Domar

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This article is about the figure from Norse mythology. For the Tibetan village, see Domar, Tibet. For the Russian American economist, see Evsey Domar.

In Norse mythology, the Swedish king Domar (Old Norse Dómarr, "Judge"[1]) of the House of Ynglings was the son of Domalde. He was married to Drott, the sister of Dan the Arrogant who gave his names to the Danes. Drott and Dan are in this work said to be the children of Danp son of Ríg.

His rule lasted long and after the sacrifice of his father Domalde, the crops were plentiful and peace reigned. Consequently there is not much to tell about his reign, and when he died at Uppsala, he was transported over the Fyris Wolds (Fyrisvellir) and burnt on the banks of the river, where a stone was raised over his ashes.

He was succeeded by his son Dyggvi.

Attestations[edit]

Snorri Sturluson wrote of Domar in his Ynglinga saga (1225):

Dómarr hét sonr Dómalda, er þar næst réð ríki; hann réð lengi fyrir löndum, ok var þá góð árferð ok friðr um hans daga. Frá honum er ekki sagt annat, en hann varð sóttdauðr at Uppsölum, ok var fœrðr á Fyrisvöllu ok brendr þar á árbakkanum, ok eru þar bautasteinar hans.[2] Domald's son, called Domar, next ruled over the land. He reigned long, and in his days were good seasons and peace. Nothing is told of him but that he died in his bed in Upsal, and was transported to the Fyrisvold, where his body was burned on the river bank, and where his standing stone still remains.[3][4]

The information about Domar's marriage appears after Snorri has presented Domar's son Dyggvi (Danish tongue refers to the Old Norse language as a whole and not only to the dialect of Denmark):

Móðir Dyggva var Drótt, dóttir Danps konungs, sonar Rígs, er fyrstr var konungr kallaðr á danska tungu; hans ættmenn höfðu ávalt síðan konungsnafn fyrir hit œzta tignarnafn. Dyggvi var fyrstr konungr kallaðr sinna ættmanna; en áðr váru þeir dróttnar kallaðir, en konur þeirra dróttningar, en drótt hirðsveitin. En Yngvi eða Ynguni var kallaðr hverr þeirra ættmanna alla ævi, en Ynglingar allir saman. Drótt dróttning var systir Dans konungs hins mikilláta, er Danmörk er við kend.[2] Dygve's mother was Drott, a daughter of King Danp, the son of Rig, who was first called "king" in the Danish tongue. His descendants always afterwards considered the title of king the title of highest dignity. Dygve was the first of his family to be called king, for his predecessors had been called "Drottnar", and their wives "Drottningar", and their court "Drott". Each of their race was called Yngve, or Yngune, and the whole race together Ynglinger. The Queen Drott was a sister of King Dan Mikillati, from whom Denmark a took its name.[3][4]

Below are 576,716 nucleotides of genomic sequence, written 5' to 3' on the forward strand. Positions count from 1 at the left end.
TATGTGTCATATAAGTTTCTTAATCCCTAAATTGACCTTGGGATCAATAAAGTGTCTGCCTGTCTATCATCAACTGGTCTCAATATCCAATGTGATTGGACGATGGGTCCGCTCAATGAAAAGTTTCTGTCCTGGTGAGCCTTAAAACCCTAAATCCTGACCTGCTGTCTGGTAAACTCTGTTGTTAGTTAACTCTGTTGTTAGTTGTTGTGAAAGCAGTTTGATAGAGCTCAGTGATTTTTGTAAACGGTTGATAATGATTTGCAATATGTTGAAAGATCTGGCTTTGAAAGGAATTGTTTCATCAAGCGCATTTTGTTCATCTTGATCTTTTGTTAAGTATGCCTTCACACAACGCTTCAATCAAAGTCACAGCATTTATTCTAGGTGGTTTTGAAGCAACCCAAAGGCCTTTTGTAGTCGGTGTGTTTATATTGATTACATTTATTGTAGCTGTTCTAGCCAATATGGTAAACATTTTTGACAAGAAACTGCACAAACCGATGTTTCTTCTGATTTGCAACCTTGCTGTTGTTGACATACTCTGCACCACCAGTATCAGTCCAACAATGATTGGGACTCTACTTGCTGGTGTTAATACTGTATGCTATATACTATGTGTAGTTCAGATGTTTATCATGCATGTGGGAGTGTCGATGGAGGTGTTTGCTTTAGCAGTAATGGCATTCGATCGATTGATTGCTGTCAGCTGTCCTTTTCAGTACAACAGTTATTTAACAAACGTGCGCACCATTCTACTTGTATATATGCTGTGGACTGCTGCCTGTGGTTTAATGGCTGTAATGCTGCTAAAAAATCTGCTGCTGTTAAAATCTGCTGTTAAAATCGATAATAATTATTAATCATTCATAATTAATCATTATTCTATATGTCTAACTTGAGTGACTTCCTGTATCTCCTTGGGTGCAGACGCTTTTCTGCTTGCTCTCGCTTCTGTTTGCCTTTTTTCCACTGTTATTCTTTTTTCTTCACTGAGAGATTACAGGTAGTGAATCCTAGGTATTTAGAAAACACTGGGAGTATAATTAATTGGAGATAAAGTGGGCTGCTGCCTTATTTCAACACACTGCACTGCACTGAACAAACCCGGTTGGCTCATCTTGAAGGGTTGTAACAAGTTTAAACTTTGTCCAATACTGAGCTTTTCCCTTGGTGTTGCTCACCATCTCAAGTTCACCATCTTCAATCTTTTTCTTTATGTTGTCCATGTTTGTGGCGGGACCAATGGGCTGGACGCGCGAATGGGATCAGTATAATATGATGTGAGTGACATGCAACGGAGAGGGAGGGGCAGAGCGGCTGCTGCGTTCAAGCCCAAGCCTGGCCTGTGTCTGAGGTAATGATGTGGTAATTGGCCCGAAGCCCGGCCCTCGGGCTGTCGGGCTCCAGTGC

As for Domar, Snorri included a piece from Ynglingatal (9th century):

Ok þess opt
of Yngva hrör
fróða menn
of fregit hafðak,
hvar Dómarr
á dynjanda
bana háalfs
of borinn væri;
nú þat veitk,
at verkbitinn
Fjölnis niðr
við fýri brann.[2][5]
I have asked wise men to tell
Where Domar rests, and they knew well.
Domar, on Fyrie's widespread ground,
Was burned, and laid on Yngve's mound.[3][6]

The Historia Norwegiæ presents a Latin summary of Ynglingatal, older than Snorri's quotation:

Iste [Domald] genuit Domar qui in Swethia obiit morbo. Hujus filius Dyggui [...][7] Domalde begot Domar, who died in Sweden. Likewise Dyggve, his son, [...][8]

The even earlier source Íslendingabók cites the line of descent in Ynglingatal and also gives Dómarr as the successor of Dómaldr and the predecessor of Dyggvi: viii Dómaldr. ix Dómarr. x Dyggvi.[9]

Notes[edit]

  1. ^ McKinnell (2005:70).
  2. ^ a b c Ynglinga saga at Norrøne Tekster og Kvad
  3. ^ a b c Laing's translation at the Internet Sacred Text Archive
  4. ^ a b Laing's translation at Northvegr
  5. ^ A second online presentation of Ynglingatal
  6. ^ Laing's translation at Northvegr
  7. ^ Storm, Gustav (editor) (1880). Monumenta historica Norwegiæ: Latinske kildeskrifter til Norges historie i middelalderen, Monumenta Historica Norwegiae (Kristiania: Brøgger), p. 98
  8. ^ Ekrem, Inger (editor), Lars Boje Mortensen (editor) and Peter Fisher (translator) (2003). Historia Norwegie. Museum Tusculanum Press. ISBN 8772898135, p. 75.
  9. ^ Guðni Jónsson's edition of Íslendingabók

References[edit]

Sources[edit]

Domar
Preceded by
Domalde
Mythological king of Sweden Succeeded by
Dyggvi